Tag Archives: WPLongForm

We Were Just Young and Restless and Bored

Have you ever gotten so busy that you almost wish you could be bored? You might even think what a luxury it is to have enough time for boredom. But, before you get too envious of those who are bored, keep in mind that it has its own challenges.

If you look at crime fiction, you see all sorts of negative consequences that come from being bored. Boredom, especially among young people, can get one into serious trouble. Here are just a few examples to show you what I mean. I know you’ll think of lots more than I could.

In Karin Fossum’s When the Devil Holds the Candle, we are introduced to two young men, Andreas Winthur and Sivert ‘Zipp’ Skorpe. They are best friends; in fact, you could say that they’re each other’s only real friend. They are also bored with life, and without much purpose. Their search for something to do gets them into trouble more than once. And, on one fateful day, it has terrible consequences. Andreas and Zipp spend the day together. Later, Andreas disappears. His mother, Runi, is worried about him, so she goes to the police. At first, Inspector Konrad Sejer isn’t overly concerned. After all, Andreas isn’t a young child. But when more time goes by, and he hasn’t returned, Sejer and his assistant, Jacob Skarre, start investigating. Naturally, one of their first interviewees is Zipp. But he’s not much help. Zipp says he and Andreas parted company before Andreas disappeared. Sejer is sure that Zipp knows more than he’s telling, but it’s not going to be easy to find out the truth.

Wendy James’ The Lost Girls is the story of fourteen-year-old Angela Buchanan. In 1978, she gets permission to spend some of the summer at the home of her Aunt Barbara and Uncle Doug Griffin, near Sydney. Angela, her cousin, Mick, and Mick’s friends, are a little bored, with no school, no sport contests, and so on. So, they spend a lot of time playing pinball at a local drugstore. One day, the group goes to the drugstore as usual, but Angela doesn’t come back. She is later found dead, with a scarf over her head. The police investigate, and they focus their attention on Mick and his friends, but they can’t find any evidence of wrongdoing. Then, a few months later, another young girl is found dead, again with a scarf around her head. The theory now is that someone is targeting young girls, and people do worry. The press even dubs the killer, the ‘Sydney Strangler.’ No more killings are reported, though, and the murders are never solved. Years later, filmmaker Erin Fury decides to do a documentary on families who’ve lost a loved one to murder, and she approaches the Griffin family. They eventually agree to be interviewed, and we slowly learn what really happened to Angela.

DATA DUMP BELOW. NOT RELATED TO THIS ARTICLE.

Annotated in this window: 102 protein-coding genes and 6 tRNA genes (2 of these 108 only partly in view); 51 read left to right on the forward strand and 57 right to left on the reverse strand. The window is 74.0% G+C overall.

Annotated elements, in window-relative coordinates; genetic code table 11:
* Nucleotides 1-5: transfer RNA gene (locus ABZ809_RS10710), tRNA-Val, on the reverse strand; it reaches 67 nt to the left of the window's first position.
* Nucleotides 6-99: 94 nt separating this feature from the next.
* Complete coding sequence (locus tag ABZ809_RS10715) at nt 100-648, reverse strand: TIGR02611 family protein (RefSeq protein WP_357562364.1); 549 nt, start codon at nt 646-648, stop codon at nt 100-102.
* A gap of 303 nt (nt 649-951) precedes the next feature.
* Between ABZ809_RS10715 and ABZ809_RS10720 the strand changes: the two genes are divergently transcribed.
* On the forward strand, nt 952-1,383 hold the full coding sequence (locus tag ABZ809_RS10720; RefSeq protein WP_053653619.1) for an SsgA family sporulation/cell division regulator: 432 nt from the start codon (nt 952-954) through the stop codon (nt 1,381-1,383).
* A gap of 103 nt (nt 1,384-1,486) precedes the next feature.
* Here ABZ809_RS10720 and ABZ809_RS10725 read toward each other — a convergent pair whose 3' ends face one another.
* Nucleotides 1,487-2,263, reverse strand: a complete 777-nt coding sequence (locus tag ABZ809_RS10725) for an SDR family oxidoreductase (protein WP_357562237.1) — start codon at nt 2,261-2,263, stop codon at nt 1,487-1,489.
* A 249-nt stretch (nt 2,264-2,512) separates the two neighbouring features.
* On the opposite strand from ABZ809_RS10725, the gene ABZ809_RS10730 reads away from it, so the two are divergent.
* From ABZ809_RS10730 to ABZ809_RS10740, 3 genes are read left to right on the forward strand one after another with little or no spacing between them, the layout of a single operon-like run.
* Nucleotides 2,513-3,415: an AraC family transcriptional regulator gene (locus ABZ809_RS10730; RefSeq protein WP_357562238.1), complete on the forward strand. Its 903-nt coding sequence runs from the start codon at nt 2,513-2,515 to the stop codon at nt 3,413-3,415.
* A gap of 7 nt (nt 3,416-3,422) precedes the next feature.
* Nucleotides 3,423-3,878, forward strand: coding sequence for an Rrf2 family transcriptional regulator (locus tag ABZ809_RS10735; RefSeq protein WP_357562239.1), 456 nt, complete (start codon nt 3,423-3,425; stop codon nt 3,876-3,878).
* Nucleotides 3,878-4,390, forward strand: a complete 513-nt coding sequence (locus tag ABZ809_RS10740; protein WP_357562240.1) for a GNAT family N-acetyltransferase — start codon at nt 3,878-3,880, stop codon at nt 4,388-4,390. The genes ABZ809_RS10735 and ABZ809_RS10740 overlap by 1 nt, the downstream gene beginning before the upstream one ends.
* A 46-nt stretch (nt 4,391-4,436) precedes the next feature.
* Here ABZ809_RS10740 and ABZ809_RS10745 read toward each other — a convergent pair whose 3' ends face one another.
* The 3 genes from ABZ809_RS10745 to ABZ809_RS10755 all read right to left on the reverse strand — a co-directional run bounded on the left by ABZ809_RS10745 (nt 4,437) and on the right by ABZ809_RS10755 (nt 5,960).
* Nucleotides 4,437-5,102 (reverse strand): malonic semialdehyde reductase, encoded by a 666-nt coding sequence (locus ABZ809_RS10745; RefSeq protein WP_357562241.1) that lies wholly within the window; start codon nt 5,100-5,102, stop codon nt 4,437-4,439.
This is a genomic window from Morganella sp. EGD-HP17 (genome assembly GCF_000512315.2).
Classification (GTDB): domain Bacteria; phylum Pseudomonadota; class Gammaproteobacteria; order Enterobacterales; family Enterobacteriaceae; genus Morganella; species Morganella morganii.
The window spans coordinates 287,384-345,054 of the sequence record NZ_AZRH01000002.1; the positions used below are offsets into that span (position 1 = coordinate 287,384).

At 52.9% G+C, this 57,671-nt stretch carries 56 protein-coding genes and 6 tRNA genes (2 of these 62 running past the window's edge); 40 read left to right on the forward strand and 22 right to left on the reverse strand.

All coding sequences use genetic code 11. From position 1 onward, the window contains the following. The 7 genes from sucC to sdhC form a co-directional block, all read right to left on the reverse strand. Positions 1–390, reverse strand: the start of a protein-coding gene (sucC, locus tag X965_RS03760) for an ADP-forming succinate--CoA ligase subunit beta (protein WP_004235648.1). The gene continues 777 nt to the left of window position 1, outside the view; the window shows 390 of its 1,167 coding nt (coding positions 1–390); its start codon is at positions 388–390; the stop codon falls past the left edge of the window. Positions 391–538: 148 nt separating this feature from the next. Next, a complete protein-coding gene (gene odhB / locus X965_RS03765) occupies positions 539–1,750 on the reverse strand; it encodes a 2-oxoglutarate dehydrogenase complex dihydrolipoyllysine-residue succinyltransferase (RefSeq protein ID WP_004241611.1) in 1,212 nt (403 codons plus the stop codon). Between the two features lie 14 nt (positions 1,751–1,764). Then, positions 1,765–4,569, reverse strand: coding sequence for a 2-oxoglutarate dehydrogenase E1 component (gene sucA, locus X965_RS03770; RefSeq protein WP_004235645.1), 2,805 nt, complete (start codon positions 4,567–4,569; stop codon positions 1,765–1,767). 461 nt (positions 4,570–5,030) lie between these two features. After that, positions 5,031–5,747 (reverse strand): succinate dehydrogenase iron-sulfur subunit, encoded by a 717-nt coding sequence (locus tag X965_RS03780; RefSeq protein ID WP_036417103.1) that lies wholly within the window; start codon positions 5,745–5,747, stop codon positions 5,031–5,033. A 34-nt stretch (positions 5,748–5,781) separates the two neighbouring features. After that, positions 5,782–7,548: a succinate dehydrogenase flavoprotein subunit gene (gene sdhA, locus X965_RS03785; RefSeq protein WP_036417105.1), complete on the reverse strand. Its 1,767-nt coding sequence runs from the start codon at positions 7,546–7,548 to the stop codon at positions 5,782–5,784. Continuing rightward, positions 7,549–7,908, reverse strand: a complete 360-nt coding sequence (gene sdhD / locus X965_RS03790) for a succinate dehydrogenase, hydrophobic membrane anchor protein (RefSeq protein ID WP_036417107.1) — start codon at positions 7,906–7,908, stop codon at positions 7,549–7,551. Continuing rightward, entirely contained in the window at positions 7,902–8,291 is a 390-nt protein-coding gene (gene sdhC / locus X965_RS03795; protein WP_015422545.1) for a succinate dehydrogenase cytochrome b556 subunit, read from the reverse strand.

In Pascal Garnier’s How’s the Pain?, we meet twenty-one-year-old Bernard Ferrand. There’s not much for him in the small town in which he lives, and he’s bored and restless. Then, he meets professional assassin Simon Marechall. And it turns out that he’s got something Marechall needs: a driver license. Marechall needs a driver to take him to Cap d’Agde, on the French coast, where he wants to do one more job before he retires. Bernard isn’t doing anything else with his life, and he is bored. So, he agrees to serve as driver, and the two plan their trip. But Bernard doesn’t know what his new boss does for a living. By the time he finds out, it’s too late, and things start to spin out of control.

Of course, it’s not just young people who get bored with their lives. In Ian Rankin’s Doors Open, for example, wealthy Mike Mackenzie has gotten bored with his life, and he’s looking for some excitement. He and his banker friend, Allan Cruikshank, share a love of art. So, together with art professor Gissing, and with help from local gangster Chib Calloway, Mackenzie and Cruikshank devise a plot. They want to rob the National Gallery of Scotland, and replace some of its valuable holdings with forged art. They choose the gallery’s Doors Open day, when the public gets to view the warehouses and other ‘behind the scenes’ places associated with the museum. The robbery goes off as planned, but the group soon learns that there’s more to benefiting from art then just stealing it…

Sometimes, of course, boredom has more positive consequences. For example, in Agatha Christie’s Hickory Dickory Dock, Poirot’s frighteningly efficient secretary, Miss Lemon, brings him an unusual problem. Her sister, Mrs. Hubbard, manages a hostel for students where some perplexing things have been happening. Odd things have been disappearing, and there seems no explanation for what’s going on. Here are Poirot’s thoughts on the matter: